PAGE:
Friday, January 29, 2010

An ode to tea

Let's put aside the winter blahs for a second, shall we, and talk about tea. Tea is marvelous. This time of year, tea becomes my default activity, the ritual I create for myself in the midst of winter's quiet emptiness.

There's the post-shower, pre-commute cup. The just-arrived-at-work-and-getting-ready-to-blog cup. The pre-dinner, dinner, and post-dinner cups. This is what it takes to get through winter, for me. Faced with the constant, never-ending question of "What do I do now?", in winter, the answer can always be tea.

Eventually, the quiet emptiness will get tiresome, and my chronically underwhelmed mind will begin to clamor for springtime. I haven't reached that point yet this winter. Right now, I'm all about the easy simplicity of herbs soaked in hot water.

(That's all it is, really. Amazing. Maybe there's a drizzle of honey or a little milk mixed in, but really, this life blood of chilly weather, this elixir of winter survival, is really just wet dead plants in a cup.)

To this end, because I have a feeling others may also be slightly enamored of tea, I'm proposing a tea celebration. An homage. Everyone, chime in and list your favorite flavors, for the furtherment of tea-drinking, the betterment of humankind, and the easing of chilly bones everywhere.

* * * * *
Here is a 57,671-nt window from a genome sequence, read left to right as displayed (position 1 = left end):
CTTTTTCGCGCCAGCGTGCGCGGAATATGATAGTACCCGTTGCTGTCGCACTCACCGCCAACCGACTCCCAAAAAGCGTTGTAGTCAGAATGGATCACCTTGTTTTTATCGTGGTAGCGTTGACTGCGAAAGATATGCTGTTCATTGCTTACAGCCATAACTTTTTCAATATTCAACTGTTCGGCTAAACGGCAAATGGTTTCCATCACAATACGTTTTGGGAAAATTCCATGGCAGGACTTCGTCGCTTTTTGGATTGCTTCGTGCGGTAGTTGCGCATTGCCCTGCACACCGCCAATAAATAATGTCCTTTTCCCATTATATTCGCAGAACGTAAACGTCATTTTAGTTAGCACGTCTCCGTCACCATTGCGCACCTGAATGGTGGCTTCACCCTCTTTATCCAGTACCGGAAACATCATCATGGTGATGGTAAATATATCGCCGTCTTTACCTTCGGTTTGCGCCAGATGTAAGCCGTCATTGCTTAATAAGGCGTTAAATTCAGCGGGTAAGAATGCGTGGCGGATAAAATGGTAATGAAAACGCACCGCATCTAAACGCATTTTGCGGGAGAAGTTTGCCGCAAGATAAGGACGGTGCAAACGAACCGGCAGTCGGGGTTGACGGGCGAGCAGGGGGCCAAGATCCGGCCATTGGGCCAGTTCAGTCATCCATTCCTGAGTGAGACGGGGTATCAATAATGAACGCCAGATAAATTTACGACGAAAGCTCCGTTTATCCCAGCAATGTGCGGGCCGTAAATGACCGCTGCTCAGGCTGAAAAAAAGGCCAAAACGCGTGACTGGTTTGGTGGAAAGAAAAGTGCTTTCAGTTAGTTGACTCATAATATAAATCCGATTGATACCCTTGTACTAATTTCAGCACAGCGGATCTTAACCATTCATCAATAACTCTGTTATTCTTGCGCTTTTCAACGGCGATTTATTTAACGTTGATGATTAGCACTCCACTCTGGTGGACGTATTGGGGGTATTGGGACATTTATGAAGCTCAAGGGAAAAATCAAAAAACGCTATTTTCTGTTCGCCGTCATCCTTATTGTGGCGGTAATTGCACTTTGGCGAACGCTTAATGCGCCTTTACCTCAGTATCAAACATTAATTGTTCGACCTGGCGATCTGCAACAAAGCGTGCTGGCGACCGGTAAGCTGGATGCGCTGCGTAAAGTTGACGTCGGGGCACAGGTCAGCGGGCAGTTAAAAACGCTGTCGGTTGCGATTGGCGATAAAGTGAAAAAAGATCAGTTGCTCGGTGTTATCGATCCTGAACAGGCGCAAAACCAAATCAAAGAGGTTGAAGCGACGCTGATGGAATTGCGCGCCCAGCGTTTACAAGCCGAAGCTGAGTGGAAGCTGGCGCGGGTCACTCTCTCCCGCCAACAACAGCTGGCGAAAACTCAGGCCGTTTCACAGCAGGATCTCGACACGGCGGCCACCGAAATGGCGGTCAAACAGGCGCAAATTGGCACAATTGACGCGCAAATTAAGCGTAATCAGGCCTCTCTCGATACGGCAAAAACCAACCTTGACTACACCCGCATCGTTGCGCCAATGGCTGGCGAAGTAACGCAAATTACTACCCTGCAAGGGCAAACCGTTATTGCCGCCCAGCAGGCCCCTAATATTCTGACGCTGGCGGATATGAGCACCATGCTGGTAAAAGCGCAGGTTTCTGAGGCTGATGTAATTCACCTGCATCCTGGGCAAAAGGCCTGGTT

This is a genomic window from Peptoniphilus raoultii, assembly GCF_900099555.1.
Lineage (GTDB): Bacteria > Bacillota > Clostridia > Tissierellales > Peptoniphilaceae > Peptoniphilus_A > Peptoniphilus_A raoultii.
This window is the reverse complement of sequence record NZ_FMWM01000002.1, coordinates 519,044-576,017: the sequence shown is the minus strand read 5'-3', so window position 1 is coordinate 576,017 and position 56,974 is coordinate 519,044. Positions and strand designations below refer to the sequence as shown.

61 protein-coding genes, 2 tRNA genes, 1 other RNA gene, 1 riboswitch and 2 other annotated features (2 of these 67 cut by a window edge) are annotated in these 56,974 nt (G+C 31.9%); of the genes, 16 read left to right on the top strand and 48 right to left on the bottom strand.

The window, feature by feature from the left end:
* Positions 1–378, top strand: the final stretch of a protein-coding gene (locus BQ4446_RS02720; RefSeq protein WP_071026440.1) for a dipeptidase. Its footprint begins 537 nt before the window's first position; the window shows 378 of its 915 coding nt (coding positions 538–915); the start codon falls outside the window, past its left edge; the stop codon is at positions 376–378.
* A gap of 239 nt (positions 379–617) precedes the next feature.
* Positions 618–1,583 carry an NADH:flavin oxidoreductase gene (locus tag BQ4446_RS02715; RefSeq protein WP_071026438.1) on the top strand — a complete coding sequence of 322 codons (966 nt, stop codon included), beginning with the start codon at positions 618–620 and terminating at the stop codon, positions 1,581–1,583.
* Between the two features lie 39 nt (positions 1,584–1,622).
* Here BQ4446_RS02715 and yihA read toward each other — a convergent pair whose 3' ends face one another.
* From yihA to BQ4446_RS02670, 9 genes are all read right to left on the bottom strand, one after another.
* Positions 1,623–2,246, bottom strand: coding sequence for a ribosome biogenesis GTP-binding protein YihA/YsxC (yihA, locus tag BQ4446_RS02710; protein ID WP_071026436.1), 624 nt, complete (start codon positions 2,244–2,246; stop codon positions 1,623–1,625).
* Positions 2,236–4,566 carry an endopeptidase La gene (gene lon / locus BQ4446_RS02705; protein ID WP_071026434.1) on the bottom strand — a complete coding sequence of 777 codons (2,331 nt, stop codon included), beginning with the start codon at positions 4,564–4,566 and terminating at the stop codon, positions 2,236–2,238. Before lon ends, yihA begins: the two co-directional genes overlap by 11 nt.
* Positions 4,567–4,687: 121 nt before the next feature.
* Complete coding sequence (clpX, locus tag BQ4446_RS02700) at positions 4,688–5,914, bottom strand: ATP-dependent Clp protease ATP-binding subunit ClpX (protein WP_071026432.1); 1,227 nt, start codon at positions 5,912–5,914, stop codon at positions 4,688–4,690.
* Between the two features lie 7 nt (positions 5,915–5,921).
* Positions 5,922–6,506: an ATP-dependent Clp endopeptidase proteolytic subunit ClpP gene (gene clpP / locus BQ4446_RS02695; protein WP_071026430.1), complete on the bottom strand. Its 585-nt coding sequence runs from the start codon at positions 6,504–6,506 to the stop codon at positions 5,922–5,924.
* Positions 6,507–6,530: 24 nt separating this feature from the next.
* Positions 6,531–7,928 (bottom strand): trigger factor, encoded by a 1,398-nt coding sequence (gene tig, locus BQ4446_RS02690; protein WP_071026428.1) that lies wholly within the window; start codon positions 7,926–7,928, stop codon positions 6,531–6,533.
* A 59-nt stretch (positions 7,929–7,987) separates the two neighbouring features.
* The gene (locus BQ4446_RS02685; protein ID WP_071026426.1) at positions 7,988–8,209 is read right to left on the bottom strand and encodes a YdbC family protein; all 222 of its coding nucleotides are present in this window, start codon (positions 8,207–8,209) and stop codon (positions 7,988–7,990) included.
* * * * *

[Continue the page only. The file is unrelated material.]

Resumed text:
My favorite five:

Good Earth Green tea with lemongrass
Celestial Seasonings Bengal Spice
Twinings Earl Grey
Celestial Seasonings Peppermint
Celestial Seasonings Sleepytime

What are yours?

Wednesday, January 27, 2010

What it looks like in January

Lately, this pan has become my new best friend. Weekly, it seems, a melange of chopped vegetables is finding its way into it with a splash of oil, a drizzle of balsamic, and some salt and pepper. Roasted at 400 degrees for about 45 minutes or so, they make the most surprisingly delicious winter side dish.

At our house, this is what January looks like: a humble and proud progression of root vegetables, a crusade to eat up our stored winter squashes, a happy reliance on our freezer. All summer and into fall, I can and blanch and freeze and store and label and plan. I wrap Macoun apples in newspaper and nestle them in boxes, carefully as Christmas ornaments, to be unwrapped for a midwinter apple cobbler.

This time of year, I feel smugly like a well-prepared squirrel, cozy in my hole with a surfeit of acorns. I love that feeling. I also love shopping farm stands all summer, and not buying jet-lagged grocery store produce in winter. It's cheaper, it's healthier, it's better-tasting. Pulling a pan full of local vegetables out of the oven in January feels like a magic trick--poof! Shazam, alacazam. Here we have defied winter, shaken a haughty fist at monolithic corporate farms, and sat down to a tasty meal. It rocks.

Monday, January 25, 2010

Weekend, in five pictures

Starting with boxes:

Covering up:

Making progress:

Sleeping here: